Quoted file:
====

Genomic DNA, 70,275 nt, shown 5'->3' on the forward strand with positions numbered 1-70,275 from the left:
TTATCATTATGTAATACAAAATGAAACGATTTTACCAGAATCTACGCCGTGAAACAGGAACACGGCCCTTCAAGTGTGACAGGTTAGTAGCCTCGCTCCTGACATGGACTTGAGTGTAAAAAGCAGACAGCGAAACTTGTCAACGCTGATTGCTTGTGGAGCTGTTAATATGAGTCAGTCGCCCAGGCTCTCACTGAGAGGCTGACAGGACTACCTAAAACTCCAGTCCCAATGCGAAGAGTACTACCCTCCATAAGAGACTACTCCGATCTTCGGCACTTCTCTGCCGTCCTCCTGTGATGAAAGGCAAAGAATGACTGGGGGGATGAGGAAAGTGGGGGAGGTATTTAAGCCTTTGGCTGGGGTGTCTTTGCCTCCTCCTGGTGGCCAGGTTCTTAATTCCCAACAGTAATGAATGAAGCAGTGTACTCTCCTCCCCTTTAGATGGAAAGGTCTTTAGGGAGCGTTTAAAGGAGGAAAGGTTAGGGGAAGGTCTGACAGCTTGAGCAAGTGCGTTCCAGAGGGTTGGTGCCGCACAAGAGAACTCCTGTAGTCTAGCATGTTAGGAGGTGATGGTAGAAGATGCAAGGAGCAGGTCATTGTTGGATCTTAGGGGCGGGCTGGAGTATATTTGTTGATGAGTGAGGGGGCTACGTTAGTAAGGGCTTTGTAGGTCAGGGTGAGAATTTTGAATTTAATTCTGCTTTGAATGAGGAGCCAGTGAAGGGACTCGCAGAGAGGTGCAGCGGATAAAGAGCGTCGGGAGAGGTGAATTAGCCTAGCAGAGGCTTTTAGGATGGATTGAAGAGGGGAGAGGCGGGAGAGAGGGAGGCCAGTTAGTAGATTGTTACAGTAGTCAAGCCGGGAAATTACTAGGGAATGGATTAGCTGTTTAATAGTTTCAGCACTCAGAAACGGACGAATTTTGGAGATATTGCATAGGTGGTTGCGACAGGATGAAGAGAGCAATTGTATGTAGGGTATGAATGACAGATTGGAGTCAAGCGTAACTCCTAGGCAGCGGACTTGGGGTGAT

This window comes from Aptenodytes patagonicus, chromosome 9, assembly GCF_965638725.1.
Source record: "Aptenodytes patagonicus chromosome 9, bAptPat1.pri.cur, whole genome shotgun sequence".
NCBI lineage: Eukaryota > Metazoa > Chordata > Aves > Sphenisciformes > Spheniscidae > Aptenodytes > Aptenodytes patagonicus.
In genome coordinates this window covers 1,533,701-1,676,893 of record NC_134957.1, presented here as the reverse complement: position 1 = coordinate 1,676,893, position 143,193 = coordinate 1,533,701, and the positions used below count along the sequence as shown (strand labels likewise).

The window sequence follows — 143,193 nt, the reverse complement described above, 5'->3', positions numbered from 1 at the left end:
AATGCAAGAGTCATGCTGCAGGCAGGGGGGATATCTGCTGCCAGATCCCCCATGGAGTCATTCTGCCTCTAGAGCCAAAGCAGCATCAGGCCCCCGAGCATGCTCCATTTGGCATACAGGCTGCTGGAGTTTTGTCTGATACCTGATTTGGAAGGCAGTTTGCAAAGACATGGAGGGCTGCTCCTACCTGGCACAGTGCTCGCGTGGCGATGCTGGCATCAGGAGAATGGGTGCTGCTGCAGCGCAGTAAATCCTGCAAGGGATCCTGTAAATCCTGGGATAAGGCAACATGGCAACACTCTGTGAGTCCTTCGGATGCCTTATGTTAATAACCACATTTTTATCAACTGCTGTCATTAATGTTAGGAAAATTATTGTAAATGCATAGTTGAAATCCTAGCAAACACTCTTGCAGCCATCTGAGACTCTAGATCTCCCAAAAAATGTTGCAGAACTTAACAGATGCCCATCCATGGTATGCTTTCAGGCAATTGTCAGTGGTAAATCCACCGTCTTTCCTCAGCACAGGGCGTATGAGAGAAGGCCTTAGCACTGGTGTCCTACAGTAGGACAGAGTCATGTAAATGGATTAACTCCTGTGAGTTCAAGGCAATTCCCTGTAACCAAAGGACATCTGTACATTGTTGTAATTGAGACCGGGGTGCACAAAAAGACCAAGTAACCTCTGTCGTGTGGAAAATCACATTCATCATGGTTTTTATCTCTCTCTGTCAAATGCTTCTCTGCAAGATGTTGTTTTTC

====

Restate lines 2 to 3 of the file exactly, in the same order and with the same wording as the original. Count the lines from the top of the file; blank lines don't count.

TTATCATTATGTAATACAAAATGAAACGATTTTACCAGAATCTACGCCGTGAAACAGGAACACGGCCCTTCAAGTGTGACAGGTTAGTAGCCTCGCTCCTGACATGGACTTGAGTGTAAAAAGCAGACAGCGAAACTTGTCAACGCTGATTGCTTGTGGAGCTGTTAATATGAGTCAGTCGCCCAGGCTCTCACTGAGAGGCTGACAGGACTACCTAAAACTCCAGTCCCAATGCGAAGAGTACTACCCTCCATAAGAGACTACTCCGATCTTCGGCACTTCTCTGCCGTCCTCCTGTGATGAAAGGCAAAGAATGACTGGGGGGATGAGGAAAGTGGGGGAGGTATTTAAGCCTTTGGCTGGGGTGTCTTTGCCTCCTCCTGGTGGCCAGGTTCTTAATTCCCAACAGTAATGAATGAAGCAGTGTACTCTCCTCCCCTTTAGATGGAAAGGTCTTTAGGGAGCGTTTAAAGGAGGAAAGGTTAGGGGAAGGTCTGACAGCTTGAGCAAGTGCGTTCCAGAGGGTTGGTGCCGCACAAGAGAACTCCTGTAGTCTAGCATGTTAGGAGGTGATGGTAGAAGATGCAAGGAGCAGGTCATTGTTGGATCTTAGGGGCGGGCTGGAGTATATTTGTTGATGAGTGAGGGGGCTACGTTAGTAAGGGCTTTGTAGGTCAGGGTGAGAATTTTGAATTTAATTCTGCTTTGAATGAGGAGCCAGTGAAGGGACTCGCAGAGAGGTGCAGCGGATAAAGAGCGTCGGGAGAGGTGAATTAGCCTAGCAGAGGCTTTTAGGATGGATTGAAGAGGGGAGAGGCGGGAGAGAGGGAGGCCAGTTAGTAGATTGTTACAGTAGTCAAGCCGGGAAATTACTAGGGAATGGATTAGCTGTTTAATAGTTTCAGCACTCAGAAACGGACGAATTTTGGAGATATTGCATAGGTGGTTGCGACAGGATGAAGAGAGCAATTGTATGTAGGGTATGAATGACAGATTGGAGTCAAGCGTAACTCCTAGGCAGCGGACTTGGGGTGAT

This window comes from Aptenodytes patagonicus, chromosome 9, assembly GCF_965638725.1.